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Posts tagged: chronic disease

If Exercise Is Medicine, Will People Fill Their Prescriptions?

Written by IHRSA

On Monday, July 14th, the Healthcare Leadership Council hosted an excellent briefing on non-adherence to medication, highlighting the fact that 1 out of 3 patients never fill their prescriptions, and nearly 3 out of 4 Americans don’t take their medications as directed.

The panelists discussed innovative strategies for improving adherence, such as targeted and timely communication. Each strategy was based on the reality that a one-size-fits-all approach to communication is both inefficient and ineffective. Clearly, the digital age is creating medical providers with new opportunities for engaging patients and tracking their adherence, but there are no simple solutions for getting folks to take their medicine.

The problem of non-adherence to medication raises an uncomfortable question for physical activity advocates.

If 1/3 of patients are signaling that a visit to the pharmacy is a barrier too high to overcome, and 75% are finding it too difficult to take medication properly, how many patients can we reasonably expect to fill an exercise prescription that typically requires 150 minutes/week of exertion?

Although evidence suggests that patients are more likely to exercise if their doctors prescribe exercise, we suspect very few patients will stick to an exercise program unless medical offices and physical activity providers (e.g. health clubs, personal trainers, community centers) adopt engagement strategies similar to those being implemented by the pharmaceutical industry for medication adherence.

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The Doctor (and Ranger) Will See You Now

Guest Post from the Institute at the Golden Gate

In the past decade, rates of obesity and associated chronic diseases have skyrocketed in children and adults. The Centers for Disease Control and Prevention (CDC) documents that more than one-third of adults in the United States—more than 72 million people—are considered medically obese and therefore more likely to develop major chronic diseases such as type-2 diabetes, heart disease, and cancer. Lack of physical activity and poor diet has been established as the causes of an unhealthy, overweight nation. The CDC estimates that more than 40 percent of the U.S. population is sedentary.

The epidemics that result from an indoor, sedentary lifestyle require action from all sectors of society. Parks and public lands are an underutilized, low-cost healthcare resource that can and must be used to help solve the problem. There is a growing consensus that nature has many health benefits, from increased physical activity to mental, emotional, and community health benefits.  Here in the San Francisco Bay Area we help convene an initiative called Healthy Parks, Healthy People: Bay Area (HPHP: Bay Area) that fulfills a clear need to increase access to parks and develop them as health resources for the whole family—especially those in the highest health need communities.

Photo courtesy of Golden Gate National Parks Conservancy

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Staying Fit with a Disability

This Physical Fitness & Sports Month we’re reminded, through a recent CDC Morbidity & Mortality Weekly Report, to recognize the importance of physical activity among adults with disabilities. More than 21 million U.S. adults 18-64 years old have a disability. Did you know that these adults are three times more likely than adults without disabilities to have heart disease, stroke, diabetes, or cancer? Regular aerobic activity increases heart and lung function, improves daily living activities and independence, decreases chances of developing chronic diseases, and improves mental health.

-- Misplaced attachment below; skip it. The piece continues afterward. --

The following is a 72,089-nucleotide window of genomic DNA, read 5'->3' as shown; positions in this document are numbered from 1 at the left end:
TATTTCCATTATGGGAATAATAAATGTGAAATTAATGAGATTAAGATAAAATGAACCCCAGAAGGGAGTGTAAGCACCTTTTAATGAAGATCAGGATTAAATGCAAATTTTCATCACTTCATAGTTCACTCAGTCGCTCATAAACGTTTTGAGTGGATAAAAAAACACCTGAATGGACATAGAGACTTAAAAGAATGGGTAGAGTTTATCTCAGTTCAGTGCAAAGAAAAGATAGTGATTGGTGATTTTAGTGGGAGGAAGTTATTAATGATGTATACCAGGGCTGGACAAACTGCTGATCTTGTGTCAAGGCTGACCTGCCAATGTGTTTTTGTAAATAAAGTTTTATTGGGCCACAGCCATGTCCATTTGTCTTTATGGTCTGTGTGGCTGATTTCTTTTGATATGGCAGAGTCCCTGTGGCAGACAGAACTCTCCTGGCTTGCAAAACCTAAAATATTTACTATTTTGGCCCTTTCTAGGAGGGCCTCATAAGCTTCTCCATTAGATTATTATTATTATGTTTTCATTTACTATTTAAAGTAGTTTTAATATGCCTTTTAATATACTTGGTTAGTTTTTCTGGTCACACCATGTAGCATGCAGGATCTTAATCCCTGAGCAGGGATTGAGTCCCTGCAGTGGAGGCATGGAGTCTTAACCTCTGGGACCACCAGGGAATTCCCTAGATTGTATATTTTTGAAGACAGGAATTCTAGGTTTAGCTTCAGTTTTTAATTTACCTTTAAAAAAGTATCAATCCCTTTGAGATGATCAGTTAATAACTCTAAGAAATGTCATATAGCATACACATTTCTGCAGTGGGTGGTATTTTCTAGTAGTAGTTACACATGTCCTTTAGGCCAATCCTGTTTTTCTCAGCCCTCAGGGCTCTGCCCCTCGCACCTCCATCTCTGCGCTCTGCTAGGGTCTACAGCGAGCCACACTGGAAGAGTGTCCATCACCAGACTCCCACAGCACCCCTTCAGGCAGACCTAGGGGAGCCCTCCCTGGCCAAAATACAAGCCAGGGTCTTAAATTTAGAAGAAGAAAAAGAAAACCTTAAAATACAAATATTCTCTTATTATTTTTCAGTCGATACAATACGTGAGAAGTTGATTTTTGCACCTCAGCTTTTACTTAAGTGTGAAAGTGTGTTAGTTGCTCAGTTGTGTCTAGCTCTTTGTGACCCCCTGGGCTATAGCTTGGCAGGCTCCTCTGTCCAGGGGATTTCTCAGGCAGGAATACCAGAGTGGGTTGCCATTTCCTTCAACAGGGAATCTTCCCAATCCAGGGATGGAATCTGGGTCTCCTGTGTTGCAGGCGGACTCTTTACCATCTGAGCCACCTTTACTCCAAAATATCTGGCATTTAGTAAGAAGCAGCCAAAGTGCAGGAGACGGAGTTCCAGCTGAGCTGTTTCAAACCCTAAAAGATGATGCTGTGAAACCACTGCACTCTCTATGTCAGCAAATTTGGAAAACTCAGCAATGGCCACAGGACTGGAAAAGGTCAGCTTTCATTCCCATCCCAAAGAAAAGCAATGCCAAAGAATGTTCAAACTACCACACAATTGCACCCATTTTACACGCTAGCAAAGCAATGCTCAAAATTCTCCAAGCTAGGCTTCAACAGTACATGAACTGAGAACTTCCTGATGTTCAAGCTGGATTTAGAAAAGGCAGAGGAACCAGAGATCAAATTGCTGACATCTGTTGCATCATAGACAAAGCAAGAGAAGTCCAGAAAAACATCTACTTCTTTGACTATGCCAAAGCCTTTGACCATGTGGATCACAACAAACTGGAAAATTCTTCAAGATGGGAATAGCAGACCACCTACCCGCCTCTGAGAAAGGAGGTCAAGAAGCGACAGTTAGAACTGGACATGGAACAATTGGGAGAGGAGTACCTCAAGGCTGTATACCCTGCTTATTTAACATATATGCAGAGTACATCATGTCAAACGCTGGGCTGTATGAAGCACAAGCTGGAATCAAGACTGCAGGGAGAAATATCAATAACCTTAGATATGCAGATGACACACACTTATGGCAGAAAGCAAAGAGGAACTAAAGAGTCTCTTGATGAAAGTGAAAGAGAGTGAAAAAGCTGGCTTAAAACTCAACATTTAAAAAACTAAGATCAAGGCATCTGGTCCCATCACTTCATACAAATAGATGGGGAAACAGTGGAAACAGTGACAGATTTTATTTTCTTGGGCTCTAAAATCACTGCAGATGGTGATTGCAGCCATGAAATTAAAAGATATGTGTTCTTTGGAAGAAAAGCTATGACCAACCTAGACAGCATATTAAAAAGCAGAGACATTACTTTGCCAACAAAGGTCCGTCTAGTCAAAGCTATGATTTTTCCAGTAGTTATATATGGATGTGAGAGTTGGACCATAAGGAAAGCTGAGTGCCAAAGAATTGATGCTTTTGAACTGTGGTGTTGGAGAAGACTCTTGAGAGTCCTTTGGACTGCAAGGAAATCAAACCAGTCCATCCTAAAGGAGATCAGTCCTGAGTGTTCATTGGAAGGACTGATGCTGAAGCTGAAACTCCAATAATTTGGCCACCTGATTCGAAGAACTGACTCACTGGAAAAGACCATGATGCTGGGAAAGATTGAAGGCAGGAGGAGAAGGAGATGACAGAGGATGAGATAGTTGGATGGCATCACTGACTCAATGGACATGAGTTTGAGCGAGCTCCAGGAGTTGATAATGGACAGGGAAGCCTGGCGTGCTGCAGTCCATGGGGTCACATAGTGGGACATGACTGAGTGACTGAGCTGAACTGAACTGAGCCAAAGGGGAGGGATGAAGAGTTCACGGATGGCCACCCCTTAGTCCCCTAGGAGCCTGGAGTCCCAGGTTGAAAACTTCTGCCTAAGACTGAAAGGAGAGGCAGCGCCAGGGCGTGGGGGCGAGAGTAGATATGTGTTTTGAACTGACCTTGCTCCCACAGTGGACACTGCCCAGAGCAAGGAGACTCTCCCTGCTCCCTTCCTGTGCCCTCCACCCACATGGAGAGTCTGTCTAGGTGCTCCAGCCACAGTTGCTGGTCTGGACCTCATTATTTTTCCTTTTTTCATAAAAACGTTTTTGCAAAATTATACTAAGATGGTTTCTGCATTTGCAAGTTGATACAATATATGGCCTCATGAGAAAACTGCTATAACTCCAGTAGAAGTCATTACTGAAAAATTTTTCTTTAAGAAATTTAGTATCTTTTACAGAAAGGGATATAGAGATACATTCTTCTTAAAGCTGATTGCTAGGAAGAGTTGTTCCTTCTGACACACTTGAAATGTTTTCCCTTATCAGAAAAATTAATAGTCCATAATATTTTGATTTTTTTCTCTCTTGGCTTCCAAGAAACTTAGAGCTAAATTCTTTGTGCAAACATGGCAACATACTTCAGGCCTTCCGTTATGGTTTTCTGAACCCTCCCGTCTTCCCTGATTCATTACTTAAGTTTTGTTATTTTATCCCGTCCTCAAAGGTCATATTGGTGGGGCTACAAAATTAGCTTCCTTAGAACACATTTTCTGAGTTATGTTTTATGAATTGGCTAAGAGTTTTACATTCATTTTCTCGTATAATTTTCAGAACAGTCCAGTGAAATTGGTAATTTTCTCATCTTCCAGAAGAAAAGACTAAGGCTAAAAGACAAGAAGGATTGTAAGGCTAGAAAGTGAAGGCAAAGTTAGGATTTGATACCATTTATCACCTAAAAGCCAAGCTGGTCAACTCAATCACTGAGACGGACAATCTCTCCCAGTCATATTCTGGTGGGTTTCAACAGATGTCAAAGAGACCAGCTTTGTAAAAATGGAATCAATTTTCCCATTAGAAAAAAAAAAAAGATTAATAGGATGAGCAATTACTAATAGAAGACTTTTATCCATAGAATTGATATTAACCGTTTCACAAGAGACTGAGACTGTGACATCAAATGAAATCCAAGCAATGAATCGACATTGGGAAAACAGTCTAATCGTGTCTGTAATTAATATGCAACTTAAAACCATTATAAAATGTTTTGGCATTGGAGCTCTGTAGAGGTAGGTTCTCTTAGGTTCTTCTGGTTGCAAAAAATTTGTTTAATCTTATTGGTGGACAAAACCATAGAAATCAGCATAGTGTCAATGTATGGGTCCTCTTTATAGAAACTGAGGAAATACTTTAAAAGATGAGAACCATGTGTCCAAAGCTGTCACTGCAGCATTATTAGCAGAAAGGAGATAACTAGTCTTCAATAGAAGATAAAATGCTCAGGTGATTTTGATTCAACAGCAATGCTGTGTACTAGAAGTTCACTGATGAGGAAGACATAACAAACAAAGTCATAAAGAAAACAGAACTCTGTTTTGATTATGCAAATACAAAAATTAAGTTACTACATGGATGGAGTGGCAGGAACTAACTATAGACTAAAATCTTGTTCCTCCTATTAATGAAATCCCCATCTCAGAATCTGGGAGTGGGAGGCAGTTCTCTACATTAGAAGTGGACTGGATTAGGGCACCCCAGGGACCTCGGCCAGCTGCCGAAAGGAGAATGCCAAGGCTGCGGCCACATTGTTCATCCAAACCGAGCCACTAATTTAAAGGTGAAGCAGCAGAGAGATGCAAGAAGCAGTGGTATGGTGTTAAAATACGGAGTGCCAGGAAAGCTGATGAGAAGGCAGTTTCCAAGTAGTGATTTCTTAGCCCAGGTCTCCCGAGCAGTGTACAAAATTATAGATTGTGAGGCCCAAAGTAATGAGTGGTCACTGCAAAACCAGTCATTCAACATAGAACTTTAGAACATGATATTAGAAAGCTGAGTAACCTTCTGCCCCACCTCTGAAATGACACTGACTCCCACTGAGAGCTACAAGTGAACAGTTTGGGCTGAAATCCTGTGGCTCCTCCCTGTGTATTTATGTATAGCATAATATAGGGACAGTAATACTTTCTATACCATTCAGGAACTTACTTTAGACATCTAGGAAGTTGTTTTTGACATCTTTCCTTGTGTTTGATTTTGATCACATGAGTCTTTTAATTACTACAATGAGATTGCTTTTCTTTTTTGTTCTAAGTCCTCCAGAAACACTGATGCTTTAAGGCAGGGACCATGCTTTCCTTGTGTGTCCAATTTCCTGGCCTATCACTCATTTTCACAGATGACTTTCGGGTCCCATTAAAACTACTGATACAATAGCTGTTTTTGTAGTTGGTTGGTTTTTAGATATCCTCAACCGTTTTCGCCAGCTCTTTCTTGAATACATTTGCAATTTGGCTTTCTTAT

Let’s make fitness attainable for everyone in our communities. Here’s how we can start:

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“Physical Activity is for Everyone,” CDC Vital Signs™. National Center on Birth Defects and Developmental Disabilities, Division of Human Development and Disability. CDC. May 2014

Do you or a loved one have a disability? Are you looking for ways to stay fit? Here are some quick tips:

  • Talk to a doctor before you begin.
  • Aim for 2 hours and 30 minutes a week of moderate aerobic activities.
  • Do strengthening activities 2 days a week.
  • Find support and stick with it.

Read more tips on healthfinder.gov, and share them with your loved ones!

Progress on Childhood Obesity Prevalence!

Recent research published in JAMA has shown obesity prevalence has decreased among children ages 2-5 years.

Read more in a statement from the Robert Wood Johnson Foundation President and CEO, Risa Lavizzo-Mourey.

http://www.rwjf.org/en/about-rwjf/newsroom/newsroom-content/2014/02/robert-wood-johnson-foundation-statement-on-obesity-rates—lets-.html?cid=xem_a8049

Addressing Diabetes Prevention During National Diabetes Awareness Month

Contributed by: YMCA

November is National Diabetes Awareness Month, and the Y is working to build awareness of prediabetes. Prediabetes is a condition in which individuals have blood glucose levels that are higher than normal, but not high enough to be classified as diabetes, and it’s a condition that is directly improved with physical activity. 

An estimated one in three adults in the U.S. (79 million people) has prediabetes, yet just 11 percent of those individuals know they have it. People with prediabetes have a high risk of developing type 2 diabetes and other chronic diseases such as heart disease and stroke.

In 2010, YMCA of the USA (Y-USA) partnered with the Centers for Disease Control and Prevention and the Diabetes Prevention and Control Alliance to roll out the YMCA’s Diabetes Prevention Program. The program is based on the landmark Diabetes Prevention Program tested by the National Institutes of Health (NIH), which showed lifestyle changes and modest weight reduction reduce the number of new cases of diabetes by 58%—and by 71% in individuals over age 60.

The YMCA’s Diabetes Prevention Program is a year-long program beginning with 16 one-hour weekly classroom sessions led by trained lifestyle coach. The program provides a supportive environment where participants work in small groups to learn about healthier eating and increasing their physical activity in order to reduce their risk for diabetes.  Following these weekly sessions, participants meet monthly for added support in reaching the main program goals of reducing body weight by 5-7 percent and participating in at least 150 minutes of physical activity per week. Through lifestyle changes and modest weight reduction, a person with prediabetes can reduce their risk for type 2 diabetes.

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Fighting Breast Cancer Through Physical Activity

Post from Triathlon Family USA, Inc.